Three new candidates have entered the race for the Henry County Commissioner of Revenue post.
The incumbent Linda Love is set to retire at the end of the year.
Adrianne Bowyer, Dallas Hairston, and Tiffany Hairston are joining Blake Minter, who previously announced his candidacy.
Bowyer, the current Deputy Commissioner of Revenue, said election to the top slot has always been a lifelong goal since she started working in the office at age 20.
Bowyer, 45, started in the office as a real estate tax clerk and has worked her way up to her current position in her 25 years in the office.
“I just thought that now was a wonderful time. My children have gotten a little older and they’re a little more self-sufficient, and I just felt like now was a good time in my life to be able to step into that role,” she said.
Bowyer said she wants to see the office continue to run in its current efficient direction.
“We’ve gone digital with a lot of our stuff. We’re very efficient, and customers compliment us all the time,” she said. “I would like to see it continue in that direction where we’re very customer-focused and very friendly.”
A self-described people-oriented person, Bowyer said she knows most of the customers by name.
“I work with most of the businesses, the restaurants, and businesses in Henry County, and so many of them do tend to ask for me. I just think I bring that customer-focused attentiveness,” she said.
Dallas Hairston said he decided to seek the post because he believes he would be an asset.
The “issues that I have is the accountability of the office and the processing of things that the state requires the commissioner to process. I know there are some understaffing needs in the office, but it’s kind of the thing with most government offices,” he said.
Dallas Hairston, 44, currently works as the real estate assessor for Martinsville. He has served as the city’s head assessor since 2020 and has worked in the city commissioner’s office since 2002.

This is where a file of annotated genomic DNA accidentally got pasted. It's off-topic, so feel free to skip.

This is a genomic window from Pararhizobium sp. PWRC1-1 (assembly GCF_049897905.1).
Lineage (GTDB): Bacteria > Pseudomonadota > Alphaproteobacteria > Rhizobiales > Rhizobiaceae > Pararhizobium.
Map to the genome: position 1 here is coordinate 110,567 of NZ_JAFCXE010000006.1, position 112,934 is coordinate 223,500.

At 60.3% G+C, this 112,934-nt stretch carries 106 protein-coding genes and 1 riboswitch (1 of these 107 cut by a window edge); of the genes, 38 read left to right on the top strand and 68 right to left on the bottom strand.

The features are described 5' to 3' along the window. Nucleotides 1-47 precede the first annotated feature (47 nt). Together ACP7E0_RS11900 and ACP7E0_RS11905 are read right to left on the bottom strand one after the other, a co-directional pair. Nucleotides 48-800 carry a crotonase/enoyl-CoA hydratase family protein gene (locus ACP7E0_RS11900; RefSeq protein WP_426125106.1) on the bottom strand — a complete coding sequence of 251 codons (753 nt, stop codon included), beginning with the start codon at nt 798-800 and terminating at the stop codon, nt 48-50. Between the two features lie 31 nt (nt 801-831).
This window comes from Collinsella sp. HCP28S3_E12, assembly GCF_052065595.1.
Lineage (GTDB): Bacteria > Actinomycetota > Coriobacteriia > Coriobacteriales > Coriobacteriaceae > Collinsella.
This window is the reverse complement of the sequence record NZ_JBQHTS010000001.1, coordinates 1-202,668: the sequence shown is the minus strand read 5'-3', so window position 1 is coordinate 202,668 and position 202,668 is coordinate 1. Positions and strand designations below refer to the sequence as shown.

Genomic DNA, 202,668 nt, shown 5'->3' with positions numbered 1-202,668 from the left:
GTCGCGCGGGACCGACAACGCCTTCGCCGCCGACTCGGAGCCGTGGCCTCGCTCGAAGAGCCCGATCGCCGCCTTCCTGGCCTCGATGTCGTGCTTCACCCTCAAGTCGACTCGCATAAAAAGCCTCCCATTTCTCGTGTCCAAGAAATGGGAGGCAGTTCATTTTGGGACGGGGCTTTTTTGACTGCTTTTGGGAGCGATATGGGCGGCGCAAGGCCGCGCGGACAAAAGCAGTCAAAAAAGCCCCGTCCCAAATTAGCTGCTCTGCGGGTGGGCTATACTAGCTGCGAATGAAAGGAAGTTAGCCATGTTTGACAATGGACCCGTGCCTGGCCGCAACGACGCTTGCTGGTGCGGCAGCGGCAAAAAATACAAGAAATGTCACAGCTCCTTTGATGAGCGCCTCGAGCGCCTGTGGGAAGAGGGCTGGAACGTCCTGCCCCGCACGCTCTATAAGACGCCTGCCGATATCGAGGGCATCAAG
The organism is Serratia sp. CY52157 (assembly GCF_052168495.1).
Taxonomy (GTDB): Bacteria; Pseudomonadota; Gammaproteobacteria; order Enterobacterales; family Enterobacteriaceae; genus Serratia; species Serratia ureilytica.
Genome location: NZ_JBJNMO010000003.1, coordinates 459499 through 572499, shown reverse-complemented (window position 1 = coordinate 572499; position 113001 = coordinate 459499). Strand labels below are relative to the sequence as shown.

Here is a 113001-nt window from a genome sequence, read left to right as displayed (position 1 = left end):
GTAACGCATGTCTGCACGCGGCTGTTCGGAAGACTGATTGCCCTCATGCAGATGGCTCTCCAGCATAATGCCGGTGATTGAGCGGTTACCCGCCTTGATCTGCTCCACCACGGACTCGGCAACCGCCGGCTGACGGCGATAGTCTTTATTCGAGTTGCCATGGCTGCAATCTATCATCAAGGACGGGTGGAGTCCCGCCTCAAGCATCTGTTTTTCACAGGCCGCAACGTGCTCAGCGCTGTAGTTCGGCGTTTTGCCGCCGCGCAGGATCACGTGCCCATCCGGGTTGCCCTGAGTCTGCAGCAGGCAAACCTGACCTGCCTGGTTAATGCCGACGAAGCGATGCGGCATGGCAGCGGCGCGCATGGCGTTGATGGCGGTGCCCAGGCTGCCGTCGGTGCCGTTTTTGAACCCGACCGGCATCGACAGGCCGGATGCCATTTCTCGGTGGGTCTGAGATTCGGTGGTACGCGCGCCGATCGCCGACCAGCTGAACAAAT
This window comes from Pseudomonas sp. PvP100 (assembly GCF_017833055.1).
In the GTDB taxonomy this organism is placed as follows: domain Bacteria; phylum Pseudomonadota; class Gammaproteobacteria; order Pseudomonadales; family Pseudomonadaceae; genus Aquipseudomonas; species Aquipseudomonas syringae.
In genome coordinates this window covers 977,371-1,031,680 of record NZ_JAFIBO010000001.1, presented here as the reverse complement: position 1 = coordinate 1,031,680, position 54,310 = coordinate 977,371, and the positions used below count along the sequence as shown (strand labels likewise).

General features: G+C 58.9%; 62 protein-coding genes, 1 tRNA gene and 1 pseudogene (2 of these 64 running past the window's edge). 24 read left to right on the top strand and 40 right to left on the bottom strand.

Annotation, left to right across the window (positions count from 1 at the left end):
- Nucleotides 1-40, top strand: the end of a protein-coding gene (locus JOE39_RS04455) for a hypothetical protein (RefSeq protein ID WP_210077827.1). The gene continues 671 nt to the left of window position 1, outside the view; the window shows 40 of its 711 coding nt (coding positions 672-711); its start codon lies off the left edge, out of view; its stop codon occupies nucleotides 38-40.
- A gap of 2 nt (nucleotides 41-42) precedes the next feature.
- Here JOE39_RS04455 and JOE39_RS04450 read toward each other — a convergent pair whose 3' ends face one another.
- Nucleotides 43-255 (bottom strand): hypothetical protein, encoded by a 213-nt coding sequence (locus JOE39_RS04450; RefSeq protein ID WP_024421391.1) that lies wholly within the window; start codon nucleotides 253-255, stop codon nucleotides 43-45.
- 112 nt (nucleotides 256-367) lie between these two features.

While there isn’t a whole lot the commissioner can do because the processes are dictated by the state, Dallas Hairston said the commissioner also answers to the taxpayers who elect them.
“But when you start to cost the taxpayers money, that’s a problem. When you begin to not be able to complete those processes in a timely manner, it’s a problem. I want to bring accuracy, processing, and accountability to the office,” he said.
His primary goal is to be accessible and be an advocate for the taxpayers.
“You want to be accessible to them when they have questions and concerns and complaints. I want to, of course, get those processes to a place where they are being filed on time,” he said.
Tiffany Hairston said she decided to enter the race because she believes her technology background and her work make her suited for the role.
“I currently work as a systems analyst for the Technology Department for the Henry County PSA (Public Safety Authority),” she said. Munis, a computer program, “is the primary system used in the commissioner’s office, I am very familiar with it, and I’m very familiar with the staff.”
Tiffany Hairston, 33, has worked in her current role for two years, and four years total for the county.
If elected, Tiffany Hairston said she would bring the knowledge of how to streamline processes and make the office more efficient.
“I also have a great relationship with Munis, and I know where they’re headed in the future and how it integrates with the other offices,” she said.
Her biggest goal is to get the department’s processes up to speed and to ensure everything is sent out on time.
“Also, to get things online and make things more efficient and more accessible,” Tiffany Hairston said. “We need to bring more awareness to everything that we’re doing in the office, you know, be more transparent.”
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